The UK government has blocked a Royal Mint plan to create a "digital gold" token that would trade on a cryptocurrency exchange. According to sources cited in Reuters, the British finance ministry refused to approve the 1,100-year old Mint's plans to issue as much as…
The UK government has blocked a Royal Mint plan to create a “digital gold” token that would trade on a cryptocurrency exchange.
According to sources cited in Reuters, the British finance ministry refused to approve the 1,100-year old Mint’s plans to issue as much as $1 billion worth of “Royal Mint Gold” (RMG) tokens, which would have been backed by gold assets stored in the government-owned Mint’s vaults.
“Sadly, due to market conditions this did not prove possible at this time, but we will revisit this if and when market conditions are right,” a Mint spokesperson was cited as saying.
Initially, The Royal Mint had planned to list the tokens on a blockchain-based exchange operated by U.S. derivatives exchange CME, which also manages the largest regulated bitcoin futures market. However, the CME backed out of the partnership just prior to the scheduled launch date late last year, delaying the project and forcing the Mint to pursue a cryptocurrency exchange listing to save the venture. That was a bridge too far for the finance ministry, who considered such a partnership too risky for the Mint, and, by extension, the government.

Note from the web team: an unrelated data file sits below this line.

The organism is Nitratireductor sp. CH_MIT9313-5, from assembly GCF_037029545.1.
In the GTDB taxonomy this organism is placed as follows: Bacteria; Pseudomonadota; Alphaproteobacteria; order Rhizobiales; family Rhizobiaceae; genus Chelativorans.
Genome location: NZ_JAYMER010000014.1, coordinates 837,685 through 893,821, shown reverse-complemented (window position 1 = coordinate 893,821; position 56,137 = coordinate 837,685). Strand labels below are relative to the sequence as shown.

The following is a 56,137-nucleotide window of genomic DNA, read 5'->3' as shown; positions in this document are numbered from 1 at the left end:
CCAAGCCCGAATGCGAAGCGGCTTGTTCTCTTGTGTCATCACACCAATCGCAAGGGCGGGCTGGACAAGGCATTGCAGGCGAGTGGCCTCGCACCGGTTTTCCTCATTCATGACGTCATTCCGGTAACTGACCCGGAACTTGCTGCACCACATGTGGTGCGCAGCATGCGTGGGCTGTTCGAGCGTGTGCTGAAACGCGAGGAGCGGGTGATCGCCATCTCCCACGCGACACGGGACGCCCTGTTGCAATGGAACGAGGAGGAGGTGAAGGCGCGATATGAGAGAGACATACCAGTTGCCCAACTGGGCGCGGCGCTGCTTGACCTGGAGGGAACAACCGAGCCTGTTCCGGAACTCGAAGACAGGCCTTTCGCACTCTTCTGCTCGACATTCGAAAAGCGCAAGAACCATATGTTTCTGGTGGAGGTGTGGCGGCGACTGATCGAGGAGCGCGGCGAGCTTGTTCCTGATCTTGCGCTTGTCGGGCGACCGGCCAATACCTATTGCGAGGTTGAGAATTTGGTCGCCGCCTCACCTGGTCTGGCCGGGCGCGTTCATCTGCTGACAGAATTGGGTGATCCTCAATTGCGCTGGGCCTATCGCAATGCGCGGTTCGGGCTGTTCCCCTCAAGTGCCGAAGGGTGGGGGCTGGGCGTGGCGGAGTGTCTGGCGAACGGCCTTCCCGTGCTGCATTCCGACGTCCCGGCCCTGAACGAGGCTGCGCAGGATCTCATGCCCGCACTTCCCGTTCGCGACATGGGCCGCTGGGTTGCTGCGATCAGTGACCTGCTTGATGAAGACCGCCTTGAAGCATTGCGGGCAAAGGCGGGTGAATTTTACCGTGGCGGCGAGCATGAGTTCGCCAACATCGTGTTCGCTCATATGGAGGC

Without approval to move forward with the project, Mint CEO Anne Jessop — who was appointed in Feb. 2018 — shut the project down, leading to four employees being laid off and another 7-8 “made redundant.”
Had the full $1 billion in RMG been issued on a public blockchain, the token would have been numbered among the world’s most valuable cryptocurrencies. At current valuations, it would have ranked just outside the top 15 largest cryptoassets, trailing closely behind NEO and ethereum classic (ETC).
The sources cited in the report suggested that CME, which launched bitcoin futures in Dec. 2017 and has seen minor-but-growing volumes in this market, may be “cooling” toward this nascent asset class. “CME’s management changed, and they walked away, didn’t want to get involved,” one source told the publication.
CME, on its part, told Reuters that it was “continuing to assess client demand with our partner and have nothing new to report at this time.”
CCN had first reported the Royal Mint’s plans to create a blockchain asset back in 2016.
Featured Image from Shutterstock
Last modified: January 24, 2020 10:57 PM UTC